Staunton, February 24 – Following the Bolshevik revolution, Stalin promoted the formation of non-Russian republics in Muslim regions of his country less because he wanted the nations they represented to flourish than because he was convinced that such individual nations could become a bulwark against the rise of Islam and thus a combined Muslim threat to Moscow.
Now, Vladimir Putin is unwittingly reversing this process, attacking non-Russian nations and their languages. And not surprisingly, this is contributing to exactly what Stalin was clever enough to avoid and at a time when the spread of Islam and even more of Islamist ideas may constitute a larger threat to the central government than they did in the 1920s.
Putin’s readiness to support Chechnya in its land grab against Ingushetia not only sparked continuing protests in that republic but also opened the way for an increasingly independent Muslim leadership to play a far larger role in opposition to the civil authoriteisthan it had played in decades ( ).
Now, something potentially far more fateful is taking place in Tatarstan where Moscow is seeking to weaken not only that Middle Volga republic but to undermine the unity of the Tatar nation ( and ).
In the short term, this attack on Turkic peoples within the current borders of the Russian Federation may open the way for pan-Turkism, another threat Stalin successfully opposed by creating the non-Russian republics and a danger that the Kremlin at least appears to recognize it has to respond to ( ).
But a new announcement by the Muslim Spiritual Directorate (MSD) of the Republic of Tatarstan shows that something else is happening, at least in part because of Moscow’s attacks on the Tatars and Tatarstan: a new drive to promote Islamic values as central to the identity of the Tatars and of Tatarstan.
The leadership of The atarstan MSD says that the draft Strategy for the Development of the Tatar People “devotes insufficient attention to Islam, which is one of the main factors for the preservation of Tatar national identity ( and ).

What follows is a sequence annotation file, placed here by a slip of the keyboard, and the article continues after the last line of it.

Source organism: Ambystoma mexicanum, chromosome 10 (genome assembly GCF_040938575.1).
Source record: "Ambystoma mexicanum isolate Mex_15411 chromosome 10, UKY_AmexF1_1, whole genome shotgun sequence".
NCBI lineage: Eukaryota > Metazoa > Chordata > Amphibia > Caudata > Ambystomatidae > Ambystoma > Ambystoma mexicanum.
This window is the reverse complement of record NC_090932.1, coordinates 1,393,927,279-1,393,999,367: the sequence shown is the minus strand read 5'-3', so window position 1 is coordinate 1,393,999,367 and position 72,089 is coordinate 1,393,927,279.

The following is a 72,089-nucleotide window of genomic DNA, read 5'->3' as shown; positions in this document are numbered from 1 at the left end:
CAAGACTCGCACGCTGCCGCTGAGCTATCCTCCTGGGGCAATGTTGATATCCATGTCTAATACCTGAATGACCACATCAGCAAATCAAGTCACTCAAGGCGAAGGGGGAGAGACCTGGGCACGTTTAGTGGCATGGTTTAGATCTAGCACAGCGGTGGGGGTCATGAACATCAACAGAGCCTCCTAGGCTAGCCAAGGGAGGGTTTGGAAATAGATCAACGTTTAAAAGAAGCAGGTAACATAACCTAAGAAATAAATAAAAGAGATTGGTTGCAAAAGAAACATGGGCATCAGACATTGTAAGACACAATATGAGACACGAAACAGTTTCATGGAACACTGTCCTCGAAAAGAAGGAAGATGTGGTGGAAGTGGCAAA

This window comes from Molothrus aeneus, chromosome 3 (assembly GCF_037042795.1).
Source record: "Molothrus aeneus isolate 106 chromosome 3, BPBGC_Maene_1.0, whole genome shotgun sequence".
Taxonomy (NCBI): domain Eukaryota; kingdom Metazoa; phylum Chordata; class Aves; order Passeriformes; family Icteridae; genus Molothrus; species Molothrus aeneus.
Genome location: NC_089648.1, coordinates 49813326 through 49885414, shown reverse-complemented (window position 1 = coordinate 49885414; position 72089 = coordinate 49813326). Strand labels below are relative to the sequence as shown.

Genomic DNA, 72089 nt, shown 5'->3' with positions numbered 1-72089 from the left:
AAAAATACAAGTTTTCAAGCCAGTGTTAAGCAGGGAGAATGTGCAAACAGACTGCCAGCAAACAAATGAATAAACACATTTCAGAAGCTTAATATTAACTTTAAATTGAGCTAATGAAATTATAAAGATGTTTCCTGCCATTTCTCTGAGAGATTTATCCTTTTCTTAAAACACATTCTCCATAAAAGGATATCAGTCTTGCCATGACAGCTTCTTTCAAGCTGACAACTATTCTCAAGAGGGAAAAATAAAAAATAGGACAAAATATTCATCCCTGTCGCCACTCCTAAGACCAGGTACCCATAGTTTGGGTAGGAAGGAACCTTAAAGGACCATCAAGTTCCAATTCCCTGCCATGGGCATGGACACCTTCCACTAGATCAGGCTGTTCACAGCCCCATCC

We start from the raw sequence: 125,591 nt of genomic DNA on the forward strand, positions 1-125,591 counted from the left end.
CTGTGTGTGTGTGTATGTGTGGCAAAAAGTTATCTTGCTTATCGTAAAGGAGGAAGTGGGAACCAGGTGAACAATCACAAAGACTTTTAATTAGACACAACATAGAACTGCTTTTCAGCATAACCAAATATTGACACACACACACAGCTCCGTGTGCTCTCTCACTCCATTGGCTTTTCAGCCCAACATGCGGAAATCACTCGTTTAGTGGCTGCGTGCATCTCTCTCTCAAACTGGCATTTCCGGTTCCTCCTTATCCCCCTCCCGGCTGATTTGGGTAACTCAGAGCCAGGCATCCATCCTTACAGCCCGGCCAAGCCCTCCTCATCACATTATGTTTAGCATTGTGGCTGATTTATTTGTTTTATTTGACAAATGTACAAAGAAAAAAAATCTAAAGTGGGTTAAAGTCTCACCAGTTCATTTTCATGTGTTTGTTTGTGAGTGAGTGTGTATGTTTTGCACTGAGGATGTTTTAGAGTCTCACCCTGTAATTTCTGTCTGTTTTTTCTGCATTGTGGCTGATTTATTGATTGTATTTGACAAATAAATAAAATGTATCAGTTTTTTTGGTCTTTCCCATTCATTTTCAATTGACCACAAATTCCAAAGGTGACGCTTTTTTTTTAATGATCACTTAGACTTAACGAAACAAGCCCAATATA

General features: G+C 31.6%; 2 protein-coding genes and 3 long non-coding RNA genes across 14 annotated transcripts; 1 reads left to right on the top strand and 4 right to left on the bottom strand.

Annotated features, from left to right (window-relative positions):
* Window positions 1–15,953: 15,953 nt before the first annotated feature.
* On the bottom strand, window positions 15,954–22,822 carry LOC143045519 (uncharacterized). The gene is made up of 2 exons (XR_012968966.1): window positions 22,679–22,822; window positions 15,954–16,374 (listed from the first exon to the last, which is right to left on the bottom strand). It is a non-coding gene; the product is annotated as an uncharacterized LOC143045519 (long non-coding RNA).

“Our main goal,” Rafik Mukhametshin, the deputy mufti of the republic, says, “is to involve religious organizations in the task of preserving national self-consciousness. At present, in the regions of the country, Tatar schools are being closed, but mosques remain open,” at least in part because of Putin’s “optimization” programs.
Dzhalil Fadyyev, the chief kady of Tatarstan, adds that there are currently about 5,000 Tatar schools in the villages; but there number is declining. And in many places without a Tatar school, there is still a mosque making that institution more central to the survival not only of the Tatar language but the Tatar nation.
“We say that the village preserves the nation, and therefore, particular attention must be devoted to the status of the Tatar mosque and also to the problems for the creation of favorable conditions for the work of rural imam,” the kady continues.
And Fadyyev joined with other members of the MSD leadership in insisting that “it is impossible to unite the Tatar nation only around its native language,” especially given that “its knowledge and use is severely limited.”
Thus, it appears that if Putin gets his way and closes still more Tatar schools, the mosque and Islam will become more important in a region where many have always assumed the mosque and Islam will be less so – and so the Kremlin leader will recreate or even exacerbate a problem Stalin worked hard to solve.